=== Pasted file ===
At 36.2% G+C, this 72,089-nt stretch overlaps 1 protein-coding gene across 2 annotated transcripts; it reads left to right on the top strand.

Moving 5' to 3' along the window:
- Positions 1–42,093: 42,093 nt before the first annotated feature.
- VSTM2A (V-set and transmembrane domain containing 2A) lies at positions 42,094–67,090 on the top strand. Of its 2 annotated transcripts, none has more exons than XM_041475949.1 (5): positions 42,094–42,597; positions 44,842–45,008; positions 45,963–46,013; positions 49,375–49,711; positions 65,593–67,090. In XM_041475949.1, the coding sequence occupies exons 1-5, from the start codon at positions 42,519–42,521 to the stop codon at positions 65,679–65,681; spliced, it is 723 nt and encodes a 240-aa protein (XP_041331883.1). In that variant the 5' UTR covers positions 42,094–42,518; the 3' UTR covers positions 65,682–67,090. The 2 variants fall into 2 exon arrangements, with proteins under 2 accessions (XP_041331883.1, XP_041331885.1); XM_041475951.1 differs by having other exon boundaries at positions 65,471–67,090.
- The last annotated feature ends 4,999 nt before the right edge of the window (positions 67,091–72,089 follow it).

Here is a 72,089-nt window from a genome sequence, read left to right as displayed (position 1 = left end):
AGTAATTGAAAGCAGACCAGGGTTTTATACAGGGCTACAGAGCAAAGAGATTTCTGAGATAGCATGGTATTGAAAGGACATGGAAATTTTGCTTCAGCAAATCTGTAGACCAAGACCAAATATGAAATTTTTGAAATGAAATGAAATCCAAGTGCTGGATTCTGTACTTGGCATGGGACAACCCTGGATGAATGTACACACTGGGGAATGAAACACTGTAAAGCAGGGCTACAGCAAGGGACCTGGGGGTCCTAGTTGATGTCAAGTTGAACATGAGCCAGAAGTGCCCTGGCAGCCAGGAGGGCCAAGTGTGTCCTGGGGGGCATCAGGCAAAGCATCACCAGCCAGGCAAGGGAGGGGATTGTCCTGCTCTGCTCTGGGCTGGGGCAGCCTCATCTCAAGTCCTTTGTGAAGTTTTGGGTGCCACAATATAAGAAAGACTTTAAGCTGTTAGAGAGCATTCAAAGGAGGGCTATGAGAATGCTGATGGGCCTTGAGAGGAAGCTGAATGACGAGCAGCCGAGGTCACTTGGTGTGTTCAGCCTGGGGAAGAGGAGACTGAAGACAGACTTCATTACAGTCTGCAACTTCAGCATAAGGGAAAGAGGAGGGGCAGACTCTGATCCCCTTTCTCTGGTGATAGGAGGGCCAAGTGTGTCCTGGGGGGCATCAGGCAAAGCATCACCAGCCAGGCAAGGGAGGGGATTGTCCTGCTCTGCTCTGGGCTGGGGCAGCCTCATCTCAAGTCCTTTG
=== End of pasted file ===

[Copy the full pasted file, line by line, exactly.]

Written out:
At 36.2% G+C, this 72,089-nt stretch overlaps 1 protein-coding gene across 2 annotated transcripts; it reads left to right on the top strand.

Moving 5' to 3' along the window:
- Positions 1–42,093: 42,093 nt before the first annotated feature.
- VSTM2A (V-set and transmembrane domain containing 2A) lies at positions 42,094–67,090 on the top strand. Of its 2 annotated transcripts, none has more exons than XM_041475949.1 (5): positions 42,094–42,597; positions 44,842–45,008; positions 45,963–46,013; positions 49,375–49,711; positions 65,593–67,090. In XM_041475949.1, the coding sequence occupies exons 1-5, from the start codon at positions 42,519–42,521 to the stop codon at positions 65,679–65,681; spliced, it is 723 nt and encodes a 240-aa protein (XP_041331883.1). In that variant the 5' UTR covers positions 42,094–42,518; the 3' UTR covers positions 65,682–67,090. The 2 variants fall into 2 exon arrangements, with proteins under 2 accessions (XP_041331883.1, XP_041331885.1); XM_041475951.1 differs by having other exon boundaries at positions 65,471–67,090.
- The last annotated feature ends 4,999 nt before the right edge of the window (positions 67,091–72,089 follow it).

Here is a 72,089-nt window from a genome sequence, read left to right as displayed (position 1 = left end):
AGTAATTGAAAGCAGACCAGGGTTTTATACAGGGCTACAGAGCAAAGAGATTTCTGAGATAGCATGGTATTGAAAGGACATGGAAATTTTGCTTCAGCAAATCTGTAGACCAAGACCAAATATGAAATTTTTGAAATGAAATGAAATCCAAGTGCTGGATTCTGTACTTGGCATGGGACAACCCTGGATGAATGTACACACTGGGGAATGAAACACTGTAAAGCAGGGCTACAGCAAGGGACCTGGGGGTCCTAGTTGATGTCAAGTTGAACATGAGCCAGAAGTGCCCTGGCAGCCAGGAGGGCCAAGTGTGTCCTGGGGGGCATCAGGCAAAGCATCACCAGCCAGGCAAGGGAGGGGATTGTCCTGCTCTGCTCTGGGCTGGGGCAGCCTCATCTCAAGTCCTTTGTGAAGTTTTGGGTGCCACAATATAAGAAAGACTTTAAGCTGTTAGAGAGCATTCAAAGGAGGGCTATGAGAATGCTGATGGGCCTTGAGAGGAAGCTGAATGACGAGCAGCCGAGGTCACTTGGTGTGTTCAGCCTGGGGAAGAGGAGACTGAAGACAGACTTCATTACAGTCTGCAACTTCAGCATAAGGGAAAGAGGAGGGGCAGACTCTGATCCCCTTTCTCTGGTGATAGGAGGGCCAAGTGTGTCCTGGGGGGCATCAGGCAAAGCATCACCAGCCAGGCAAGGGAGGGGATTGTCCTGCTCTGCTCTGGGCTGGGGCAGCCTCATCTCAAGTCCTTTG